The housing market was running hot this winter, with Melbourne and Sydney driving the strongest gains since 2007.
Figures from RP Data and Core Logic show capital city prices rising 4.2 per cent over the three months to August 31 - the strongest winter gains in seven years - including a 1.1 per cent gain in August.
The winter price rises have kept capital city home price growth comfortably in double-digits over the past 12 months, at 10.9 per cent.
RP Data's Cameron Kusher says it is unusual for prices to rise so strongly over winter.
"We thought that perhaps the momentum in the market was slowing, but today's data shows that's not the case," he told ABC News Online.
However, Mr Kusher says there was a similarly strong winter last year, and price momentum actually eased as more properties came onto the market in spring.
"Last year we saw values increase by 4 per cent in winter, which was abnormally strong at that time, and throughout spring we saw values increase by about 3.5 per cent," he observed.
"Maybe we'll see similar conditions again this year, but another 3 per cent growth over the next three months is obviously very strong in light of the fact that we've already had about 28 months of growth in the housing market."
Tale of two cities
The national figure again masks very divergent trends between Australia's two biggest cities and the rest of the nation.
Sydney prices were up 1.8 per cent last month, 5 per cent over winter and 16.2 per cent over the past year.
Melbourne saw a 0.8 per cent August rise, a 6.4 per cent jump this winter and an 11.7 per cent rise over the past year.
Over the last 12 months, the next best gains (Adelaide, Brisbane and Darwin) have been around half those of the two most populous capitals.
The weakest property markets over the past year have been Canberra (up 1.4 per cent), Hobart (up 2.8 per cent), Perth (up 3.5 per cent) and the regional and rural property markets (up 3.6 per cent).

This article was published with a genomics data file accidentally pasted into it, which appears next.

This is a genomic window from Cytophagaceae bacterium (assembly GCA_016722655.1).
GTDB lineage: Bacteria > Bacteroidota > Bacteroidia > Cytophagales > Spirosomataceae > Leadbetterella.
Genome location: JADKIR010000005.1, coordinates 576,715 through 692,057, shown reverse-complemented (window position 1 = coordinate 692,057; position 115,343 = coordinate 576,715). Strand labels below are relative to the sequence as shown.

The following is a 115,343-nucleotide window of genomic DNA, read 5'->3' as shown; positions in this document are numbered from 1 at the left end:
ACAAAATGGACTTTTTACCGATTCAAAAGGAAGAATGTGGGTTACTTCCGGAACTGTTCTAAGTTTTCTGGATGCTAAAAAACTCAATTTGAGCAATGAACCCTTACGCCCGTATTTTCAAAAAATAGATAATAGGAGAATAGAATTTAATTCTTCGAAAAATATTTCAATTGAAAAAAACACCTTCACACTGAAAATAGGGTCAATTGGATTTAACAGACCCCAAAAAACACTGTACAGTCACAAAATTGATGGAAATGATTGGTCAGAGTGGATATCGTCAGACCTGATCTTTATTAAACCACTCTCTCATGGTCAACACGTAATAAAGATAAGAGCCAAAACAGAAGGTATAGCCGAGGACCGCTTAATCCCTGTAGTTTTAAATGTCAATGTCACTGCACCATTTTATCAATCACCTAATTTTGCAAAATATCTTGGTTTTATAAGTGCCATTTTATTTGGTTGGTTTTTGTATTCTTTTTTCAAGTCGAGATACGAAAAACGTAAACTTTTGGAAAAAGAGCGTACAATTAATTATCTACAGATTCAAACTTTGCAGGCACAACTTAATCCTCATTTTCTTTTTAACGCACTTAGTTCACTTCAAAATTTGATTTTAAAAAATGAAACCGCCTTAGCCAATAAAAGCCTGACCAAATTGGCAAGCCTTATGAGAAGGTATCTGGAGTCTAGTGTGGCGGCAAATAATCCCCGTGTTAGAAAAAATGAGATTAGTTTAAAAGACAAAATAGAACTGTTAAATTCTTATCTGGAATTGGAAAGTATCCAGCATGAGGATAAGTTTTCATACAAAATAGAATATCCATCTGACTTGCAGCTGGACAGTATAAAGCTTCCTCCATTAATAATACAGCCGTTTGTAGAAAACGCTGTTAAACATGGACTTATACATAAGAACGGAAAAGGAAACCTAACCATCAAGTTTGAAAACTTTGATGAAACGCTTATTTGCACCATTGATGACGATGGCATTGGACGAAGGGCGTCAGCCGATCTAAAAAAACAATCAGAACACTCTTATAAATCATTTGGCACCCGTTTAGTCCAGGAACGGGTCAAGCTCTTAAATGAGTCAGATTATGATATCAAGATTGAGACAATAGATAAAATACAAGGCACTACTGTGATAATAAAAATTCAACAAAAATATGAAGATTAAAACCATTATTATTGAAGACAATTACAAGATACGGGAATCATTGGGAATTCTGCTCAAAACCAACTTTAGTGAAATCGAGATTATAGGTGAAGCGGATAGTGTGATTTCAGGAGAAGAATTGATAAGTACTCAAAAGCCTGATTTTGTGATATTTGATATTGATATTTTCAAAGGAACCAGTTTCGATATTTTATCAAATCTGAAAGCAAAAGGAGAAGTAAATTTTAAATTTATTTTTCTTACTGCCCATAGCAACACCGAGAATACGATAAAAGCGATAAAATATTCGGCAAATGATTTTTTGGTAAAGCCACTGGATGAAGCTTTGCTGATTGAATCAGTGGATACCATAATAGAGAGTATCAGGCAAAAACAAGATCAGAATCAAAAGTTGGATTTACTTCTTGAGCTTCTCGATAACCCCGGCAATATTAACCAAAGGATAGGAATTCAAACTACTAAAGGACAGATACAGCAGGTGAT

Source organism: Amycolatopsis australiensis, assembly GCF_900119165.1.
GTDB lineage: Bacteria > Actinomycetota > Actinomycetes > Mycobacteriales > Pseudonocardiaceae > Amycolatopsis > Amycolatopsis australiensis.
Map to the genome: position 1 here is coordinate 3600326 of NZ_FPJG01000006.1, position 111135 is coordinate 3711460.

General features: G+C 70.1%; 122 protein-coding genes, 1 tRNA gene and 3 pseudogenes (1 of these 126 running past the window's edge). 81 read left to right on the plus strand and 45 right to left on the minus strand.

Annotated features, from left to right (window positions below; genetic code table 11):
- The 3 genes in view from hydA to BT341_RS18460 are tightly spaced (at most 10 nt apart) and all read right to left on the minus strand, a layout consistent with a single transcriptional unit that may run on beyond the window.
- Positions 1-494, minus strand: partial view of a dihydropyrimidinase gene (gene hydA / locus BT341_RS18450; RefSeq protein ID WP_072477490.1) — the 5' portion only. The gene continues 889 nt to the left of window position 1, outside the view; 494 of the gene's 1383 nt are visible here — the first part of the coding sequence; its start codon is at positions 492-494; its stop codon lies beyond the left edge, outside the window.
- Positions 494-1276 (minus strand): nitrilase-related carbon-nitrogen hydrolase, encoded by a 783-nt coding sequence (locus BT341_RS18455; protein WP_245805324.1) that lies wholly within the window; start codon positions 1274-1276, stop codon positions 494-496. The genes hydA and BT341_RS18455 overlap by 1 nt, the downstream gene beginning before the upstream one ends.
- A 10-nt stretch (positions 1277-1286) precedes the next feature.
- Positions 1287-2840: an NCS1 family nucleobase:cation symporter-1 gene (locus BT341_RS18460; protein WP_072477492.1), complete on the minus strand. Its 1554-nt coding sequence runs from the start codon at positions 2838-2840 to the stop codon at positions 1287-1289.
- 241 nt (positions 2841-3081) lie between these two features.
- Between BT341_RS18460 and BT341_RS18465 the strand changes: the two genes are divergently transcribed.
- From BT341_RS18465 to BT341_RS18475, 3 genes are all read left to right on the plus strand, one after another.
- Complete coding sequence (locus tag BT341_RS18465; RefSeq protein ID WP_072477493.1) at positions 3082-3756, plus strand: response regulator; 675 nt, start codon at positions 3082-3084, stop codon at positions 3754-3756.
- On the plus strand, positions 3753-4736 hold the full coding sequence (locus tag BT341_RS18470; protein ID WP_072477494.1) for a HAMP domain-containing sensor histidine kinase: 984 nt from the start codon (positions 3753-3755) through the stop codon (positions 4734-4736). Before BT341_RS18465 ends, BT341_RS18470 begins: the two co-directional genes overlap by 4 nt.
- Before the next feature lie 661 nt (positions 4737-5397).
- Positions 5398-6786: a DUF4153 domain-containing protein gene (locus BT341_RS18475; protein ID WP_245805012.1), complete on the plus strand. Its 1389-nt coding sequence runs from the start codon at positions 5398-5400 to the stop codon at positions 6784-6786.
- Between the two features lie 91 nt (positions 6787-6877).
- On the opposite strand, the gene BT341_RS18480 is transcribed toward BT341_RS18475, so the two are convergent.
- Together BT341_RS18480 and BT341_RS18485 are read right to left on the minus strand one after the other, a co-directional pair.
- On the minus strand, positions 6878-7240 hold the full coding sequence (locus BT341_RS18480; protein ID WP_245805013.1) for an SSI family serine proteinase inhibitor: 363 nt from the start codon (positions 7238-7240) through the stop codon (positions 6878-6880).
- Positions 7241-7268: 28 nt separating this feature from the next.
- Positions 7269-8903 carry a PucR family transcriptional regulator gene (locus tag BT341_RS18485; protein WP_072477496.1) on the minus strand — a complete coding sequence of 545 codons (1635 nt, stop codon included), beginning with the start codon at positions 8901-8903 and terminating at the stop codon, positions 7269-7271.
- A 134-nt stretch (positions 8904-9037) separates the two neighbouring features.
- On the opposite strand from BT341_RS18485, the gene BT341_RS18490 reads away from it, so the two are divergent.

Mr Kusher says investors are continuing to drive the outsized gains in Sydney and Melbourne property prices, despite very low and shrinking rental returns.
"It's just the attractiveness of investing into the two largest housing markets we have, and also those markets are seeing the strongest level of capital growth at the moment, clearly they're chasing that capital growth," he said.
Mr Kusher says that trend should be of concern to policymakers, as it is indicative of speculative investment.
"I do wonder if people are just coming into the housing market at the moment chasing those capital gains, what then happens once there are no capital gains in the market, or if we start to see property prices fall, we could see lots of investors looking to exit the market at once, and particularly in the inner-city unit market where they do have a strong focus that could push prices even further down," he warned.
The Sydney market is the clear standout for those concerned about speculation pushing prices unsustainably high.
Sydney home prices are now 20.8 per cent above their previous peak, which has prompted the Reserve Bank governor Glenn Stevens to recently warn prospective investors.
The next highest is Melbourne, which is 6.9 per cent above its previous high water mark, while the other capitals are either slightly above or just below previous highs, except for Hobart which is still 9 per cent down.